• S = seconds
        You can arrange or remove any of them as you wish, and "-" can also be changed to / or any other delimiter. Note: need to match format inside filter param.
    • timeZone - (optional) the time zone you want to use. Example: 'Europe/Madrid'
  •  

Examples of format:

Jinja Template Output
{{ "2022-09-01" | time_to_unix('%Y-%m-%d') }}

1661983200000.0

{{"01/11/2021T05" | time_to_unix('%d/%m/%YT%H','Europe/Madrid'}}

1635739200000.0

{{"2022-09-01T10:50:32"| time_to_unix('%Y-%m-%dT%H:%M:%S', 'Europe/Madrid')}}

1662022232000.0

Having the date in unix format allows us to compare the difference between a specified date and the current date without applying complex conditions. For instance, to calculate the difference in days between the order date and today:

js
{%- set current_date="unix"|date_time -%}
//"1662649356920.472"
{%- set order_date = "2022-08-26"|time_to_unix('%Y-%m-%d', 'Europe/Madrid') -%}
//"1661464800000.000"
{%- set difference_days = (current_date - order_date)/1000/60/60/24 -%}
//13.721159084455701

In this example, we do the following:

  1. Get the current date in unix format (you can apply timezone and delta to that one as well).
  2. Use the new filter to pass the order date as a string and save it in a variable.
  3. Divide the result of current_date minus order_date by 1000 to convert it to seconds, by 60 to convert it to minutes, by 60 to convert it to hours, and then by 24 to convert it to days, all to get the difference between "Thu Sep 08 2022 17:02:36 GMT+0200 (Central European Summer Time)" and"Fri Aug 26 2022 00:00:00 GMT+0200 (Central European Summer Time)".

We could base a condition for returns or warranty based on the difference_days result inside our connections and Webhooks in order to determine a particular flow or action.

Example of Jinja mapping for Dynamic Cards

In the event that you want to print the response from a Webhook as Dynamic Cards, the response may need to be mapped in a certain way in order for it to be displayed as a carousel of cards in the conversation.

The default JSON structure for Cards is as follows:

[{  
  "title":"Card Title",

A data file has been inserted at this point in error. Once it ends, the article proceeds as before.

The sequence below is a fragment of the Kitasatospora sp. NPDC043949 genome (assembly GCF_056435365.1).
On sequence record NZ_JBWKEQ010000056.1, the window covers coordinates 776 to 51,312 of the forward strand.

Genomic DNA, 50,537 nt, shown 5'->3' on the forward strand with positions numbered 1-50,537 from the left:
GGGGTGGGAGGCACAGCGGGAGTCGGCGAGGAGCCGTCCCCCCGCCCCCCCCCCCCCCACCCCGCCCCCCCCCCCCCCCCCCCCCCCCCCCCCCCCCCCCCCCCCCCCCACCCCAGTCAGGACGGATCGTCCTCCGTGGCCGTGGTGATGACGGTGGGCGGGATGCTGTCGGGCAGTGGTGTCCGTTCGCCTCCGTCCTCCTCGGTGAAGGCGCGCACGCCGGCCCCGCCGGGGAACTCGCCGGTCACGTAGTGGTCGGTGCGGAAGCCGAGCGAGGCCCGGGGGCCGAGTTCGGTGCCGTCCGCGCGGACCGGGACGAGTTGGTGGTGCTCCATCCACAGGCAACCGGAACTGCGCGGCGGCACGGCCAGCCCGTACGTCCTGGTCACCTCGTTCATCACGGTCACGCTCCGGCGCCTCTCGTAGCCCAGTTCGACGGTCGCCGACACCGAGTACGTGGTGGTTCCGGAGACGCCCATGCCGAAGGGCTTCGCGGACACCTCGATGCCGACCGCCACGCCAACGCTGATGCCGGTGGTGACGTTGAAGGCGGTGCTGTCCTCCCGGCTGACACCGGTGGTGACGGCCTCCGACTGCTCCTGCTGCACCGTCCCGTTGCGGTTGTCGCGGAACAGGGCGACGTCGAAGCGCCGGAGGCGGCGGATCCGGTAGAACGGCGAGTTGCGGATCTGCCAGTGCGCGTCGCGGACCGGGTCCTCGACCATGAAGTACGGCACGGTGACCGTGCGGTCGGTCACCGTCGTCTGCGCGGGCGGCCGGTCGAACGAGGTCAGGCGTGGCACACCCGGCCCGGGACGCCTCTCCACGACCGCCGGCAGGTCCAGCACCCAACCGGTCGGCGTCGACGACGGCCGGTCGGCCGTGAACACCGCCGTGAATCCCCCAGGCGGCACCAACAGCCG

"subtitle":"Card subtitle",
  "is_shareable":false,
  "image_destination_url":"http://web.site/to/forward/user/",
  "image_source_url":"https://www.web.site/with/img.jpg",
  "buttons":[]
}]

In some cases, when we create a Webhook to retrieve data from a third-party API, the response will exactly match the structure seen above. However, there may be situations in which the response differs from the default structure. See the example Webhook response below:

{
"count": 2,
"next_page": "https://helpcenter.zendesk.com/api/v2/help_center/articles/search.json?page=2&per_page=25&query=a",
"page": 1,
"page_count": 3,
"per_page": 25,
"previous_page": null,
"results": [
{
"draft": false,
"outdated_locales": [],
"body":"......",
"promoted": false,
"comments_disabled": false,
"outdated": false,
"edited_at": "2020-10-29T16:09:15Z",
"position": 0,
"created_at": "2020-06-01T00:49:01Z",
"name": "Creating a ticket in Zendesk Support",
"permission_group_id": 154179,
"author_id": 360687804520,
"url": "https://helpcenter.zendesk.com/api/v2/help_center/en-us/articles/360014149860.json",
"section_id": 360003221899,
"vote_sum": 1,
"updated_at": "2021-01-19T14:53:37Z",
"title": "Creating a ticket in Zendesk Support",
"locale": "en-us",
"vote_count": 1,
"id": 360014149860,
"user_segment_id": null,
"html_url": "https://support.helpcenter.ai/hc/en-us/articles/360014149860-Creating-a-ticket-in-Zendesk-Support",
"result_type": "article",
"snippet": "These custom variables should be seen as a storage location for data either collected from the end user reply to a given",
"label_names": [
"creating a ticket",
"zendesk support"
],
"source_locale": "en-us"
},
{
"draft": false,
"outdated_locales": [],
"body":"......",
"promoted": false,
"comments_disabled": false,
"outdated": false,
"edited_at": "2019-08-06T13:36:47Z",
"position": 0,
"created_at": "2019-03-27T10:54:25Z",
"name": "Supported tokens to be used in modules",
"permission_group_id": 154179,
"author_id": 360687804520,
"url": "https://helpcenter.zendesk.com/api/v2/help_center/en-us/articles/360003873020.json",
"section_id": 360001266459,
"vote_sum": 1,
"updated_at": "2020-08-20T14:32:52Z",
"title": "Supported tokens to be used in modules",
"locale": "en-us",
"vote_count": 1,
"id": 360003873020,
"user_segment_id": null,
"html_url": "https://support.helpcenter.ai/hc/en-us/articles/360003873020-Supported-tokens-to-be-used-in-modules",
"result_type": "article",
"snippet": "20 (2): When provided as metadata by the channel (only Facebook for now) (3): Can be done when selecting \"ResponseTo\" as a",
"label_names": [
"response to",
],
"source_locale": "en-us"
}]
}